In its early days, the Capitol building was not only used for governmental functions. On Sundays, church services were regularly held there - a practice that continued until after the Civil War. According to the US Library of Congress exhibit "Religion and the Founding of the American Republic" "It is no exaggeration to say that on Sundays in Washington during the administrations of Thomas Jefferson (1801–1809) and of James Madison (1809–1817) the state became a church. Within a year of his inauguration, Jefferson began attending church services in the House of Representatives. Madison followed Jefferson's example, although unlike Jefferson, who rode on horseback to church in the Capitol, Madison came in a coach and four. Worship services in the House—a practice that continued until after the Civil War—were acceptable to Jefferson because they were nondiscriminatory and voluntary. Preachers of every Protestant denomination appeared. (Catholic priests began officiating in 1826.)" - wikipedia

Architect: Walter R. Wilder, Harry K. White

On the north facade, the entrance is in a portico framed by eight Corinthian columns reached by 42 granite steps. A similar portico is on the south facade but it covers a vehicle ramp to the lower level instead of steps. The dome is surrounded by four small sandstone domes and capped by a lantern and lightning rod. - wikipedia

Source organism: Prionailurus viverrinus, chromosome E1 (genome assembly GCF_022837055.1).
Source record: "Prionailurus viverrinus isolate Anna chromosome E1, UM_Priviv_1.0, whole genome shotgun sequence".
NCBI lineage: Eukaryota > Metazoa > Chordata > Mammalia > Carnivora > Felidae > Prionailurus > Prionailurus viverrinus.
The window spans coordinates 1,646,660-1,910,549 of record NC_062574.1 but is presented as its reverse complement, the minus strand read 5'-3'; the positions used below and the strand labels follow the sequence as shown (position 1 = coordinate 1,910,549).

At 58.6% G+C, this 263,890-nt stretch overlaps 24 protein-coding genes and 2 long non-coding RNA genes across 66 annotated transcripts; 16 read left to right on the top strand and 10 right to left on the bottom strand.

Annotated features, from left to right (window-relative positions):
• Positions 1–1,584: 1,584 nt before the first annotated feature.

Architect: Cass Gilbert 

The front of the building faces the Kanawha River, and the entire capitol plaza is bordered by Kanawha Boulevard East.  At a height of 292 feet (89 m), the State Capitol is the tallest building in West Virginia. - wikipedia 

Architect: George B. Post
The Capitol recently experienced a 14-year renovation and restoration project.  The project was performed wing by wing as per the original construction of the Capitol.  The renovation started during 1988 and was completed during 2002 at a cost of $ 158.8 million.  The purpose of the project was to convert the Capitol into a modern working building, while restoring and preserving its original 1917 appearance. - wikipedia


Architect: David W. Gibbs and William DuBois

The architecture of the building is renaissance revival, reminiscent of the National Capitol Building in Washington, D.C. The building's cornerstone was laid on May 18, 1887, with maps, a roster of territorial officers and other papers inside. During the Centennial of the Capitol in 1987; the cornerstone was removed, these documents were replaced and the cornerstone reset. - wikipedia